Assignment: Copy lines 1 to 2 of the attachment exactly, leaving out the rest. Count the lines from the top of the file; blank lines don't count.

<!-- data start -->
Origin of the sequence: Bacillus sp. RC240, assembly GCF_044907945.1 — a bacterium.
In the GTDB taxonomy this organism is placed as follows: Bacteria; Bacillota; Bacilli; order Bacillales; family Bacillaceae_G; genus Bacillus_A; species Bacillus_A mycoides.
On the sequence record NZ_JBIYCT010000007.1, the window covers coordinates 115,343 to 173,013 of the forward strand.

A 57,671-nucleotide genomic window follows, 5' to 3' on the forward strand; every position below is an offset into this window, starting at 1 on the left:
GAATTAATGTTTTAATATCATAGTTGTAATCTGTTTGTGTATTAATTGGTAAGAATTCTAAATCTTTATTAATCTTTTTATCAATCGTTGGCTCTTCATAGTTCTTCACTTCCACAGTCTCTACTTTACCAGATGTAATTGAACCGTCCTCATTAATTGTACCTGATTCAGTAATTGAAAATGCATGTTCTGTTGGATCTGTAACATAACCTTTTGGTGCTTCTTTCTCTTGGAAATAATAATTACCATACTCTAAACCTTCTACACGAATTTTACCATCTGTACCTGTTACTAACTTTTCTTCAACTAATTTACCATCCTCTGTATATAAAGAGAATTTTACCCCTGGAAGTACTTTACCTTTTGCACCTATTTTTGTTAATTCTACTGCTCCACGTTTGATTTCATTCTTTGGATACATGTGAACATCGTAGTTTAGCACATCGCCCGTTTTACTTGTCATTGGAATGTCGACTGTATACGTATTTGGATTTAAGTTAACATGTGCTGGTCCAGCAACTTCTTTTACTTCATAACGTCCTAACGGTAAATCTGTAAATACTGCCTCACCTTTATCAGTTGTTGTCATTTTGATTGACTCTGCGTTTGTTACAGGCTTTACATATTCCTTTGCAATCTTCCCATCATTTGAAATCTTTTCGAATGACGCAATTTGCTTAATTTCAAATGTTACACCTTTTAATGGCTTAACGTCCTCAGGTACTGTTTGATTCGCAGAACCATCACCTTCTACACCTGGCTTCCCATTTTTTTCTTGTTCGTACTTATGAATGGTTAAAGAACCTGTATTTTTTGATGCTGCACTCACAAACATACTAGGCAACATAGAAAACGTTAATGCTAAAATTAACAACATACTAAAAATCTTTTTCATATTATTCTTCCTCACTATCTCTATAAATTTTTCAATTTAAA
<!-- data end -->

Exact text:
Origin of the sequence: Bacillus sp. RC240, assembly GCF_044907945.1 — a bacterium.
In the GTDB taxonomy this organism is placed as follows: Bacteria; Bacillota; Bacilli; order Bacillales; family Bacillaceae_G; genus Bacillus_A; species Bacillus_A mycoides.